Why I say no when you ask me to shill your product

By , April 4, 2017 11:31 am

Bloggers get all sorts of email requests to promote products and events, share links and infographics, and allow guest posts. I say no, 99.9% of the time, and here’s why:

  • You pretend to read my blog, as if linking to a current post and providing a generic comment proves you do
  • You provide a link to a current post as to why I should promote something of yours… that is completely unrelated to that post
  • Or better yet, you find a super old post and ask me to post again on that topic, including your links (sure, makes sense for me to post about weddings…)
  • Or worse, ask me to edit that old post to include your link
  • You pretend to flatter me
  • You ask me to promote things that aren’t close to my home… “we’ll provide a discount code for your readers!”
  • You ask me to promote a product that I clearly wouldn’t use, which is odd you don’t know, since you say you’ve been reading my blog…
  • You ask me to promote a product without offering me one to try
  • You offer me NOTHING (no, I don’t want you to share my content on another platform)
  • You’re rude
  • Your email is full of grammatical errors and/or your email address and links seem super spammy
  • You argue with me that I should do whatever you’re asking me to, because I have before

Most of these things irk me because they point out how insincere the person is. I realize you don’t read my blog. I know you were just doing a google search and found me. That’s fine. I’d rather have you say that, concisely:

I was searching for bloggers that talk about xyz and found your blog! Would you be interested in doing xyz for me? Thanks!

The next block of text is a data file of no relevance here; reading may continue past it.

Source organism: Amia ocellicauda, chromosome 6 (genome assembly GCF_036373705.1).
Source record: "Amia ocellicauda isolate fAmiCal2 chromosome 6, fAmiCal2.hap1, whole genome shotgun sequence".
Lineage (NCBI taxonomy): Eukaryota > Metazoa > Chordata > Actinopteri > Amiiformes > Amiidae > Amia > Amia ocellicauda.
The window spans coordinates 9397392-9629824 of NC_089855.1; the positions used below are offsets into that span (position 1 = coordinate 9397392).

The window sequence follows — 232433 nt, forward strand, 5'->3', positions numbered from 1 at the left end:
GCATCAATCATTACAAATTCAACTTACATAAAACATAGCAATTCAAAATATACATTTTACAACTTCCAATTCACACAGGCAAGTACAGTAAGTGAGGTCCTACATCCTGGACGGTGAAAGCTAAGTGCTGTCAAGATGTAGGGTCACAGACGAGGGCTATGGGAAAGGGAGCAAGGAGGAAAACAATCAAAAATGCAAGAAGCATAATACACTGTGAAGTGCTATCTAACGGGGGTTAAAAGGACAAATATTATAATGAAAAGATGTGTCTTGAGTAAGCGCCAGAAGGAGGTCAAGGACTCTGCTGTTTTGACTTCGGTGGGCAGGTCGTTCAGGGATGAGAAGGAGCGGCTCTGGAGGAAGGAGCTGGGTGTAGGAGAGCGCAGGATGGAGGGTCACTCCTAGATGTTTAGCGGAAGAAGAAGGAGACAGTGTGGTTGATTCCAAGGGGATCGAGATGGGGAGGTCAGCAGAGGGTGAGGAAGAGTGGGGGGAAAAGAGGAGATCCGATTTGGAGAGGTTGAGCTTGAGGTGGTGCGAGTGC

But I am probably still going to say no, because, most importantly:

  • This blog is my voice, not yours
  • I am not desperate for money
  • I am not desperate for content
  • I am not looking to have my content posted elsewhere

All of that being said, I have had some nice opportunities come along because I am a blogger, and have worked with some great people! Not everyone is like this!

And I am still waiting for Asics to sponsor me. HA!!!!!

Also, this does not apply to friends and family asking me to share links and information – I am referring to “companies” (really, random people) contacting me.

Here’s an infographic for ya!

Alright, bloggers, what did I miss?

28 Responses to “Why I say no when you ask me to shill your product”

  1. Xaarlin says:

    *slow clap*

    I think you covered all the bases with these requests. Nothing makes me close a blog faster (or not click on it to begin with) than one of those dumb sponsored posts. Oh! Now you’re shilling and telling your readers how much you love X, yet never spoke about that product before, put in some awkward info graphic, copy and pasted promo materials, and on top of that DID NOT disclose the #ad Integrity is important to me and bloggers selling out for products not related to their “brand” is so ridiculous. (Related to the seemingly random requests you mention above) Anyways, I’m stepping off my soapbox and going back to work. 🙂

    • kilax says:

      Yeah, I usually only open those posts to see if the blogger remembered to write on the top and bottom of the post that is was sponsored. Ha ha.

  2. Giorgio says: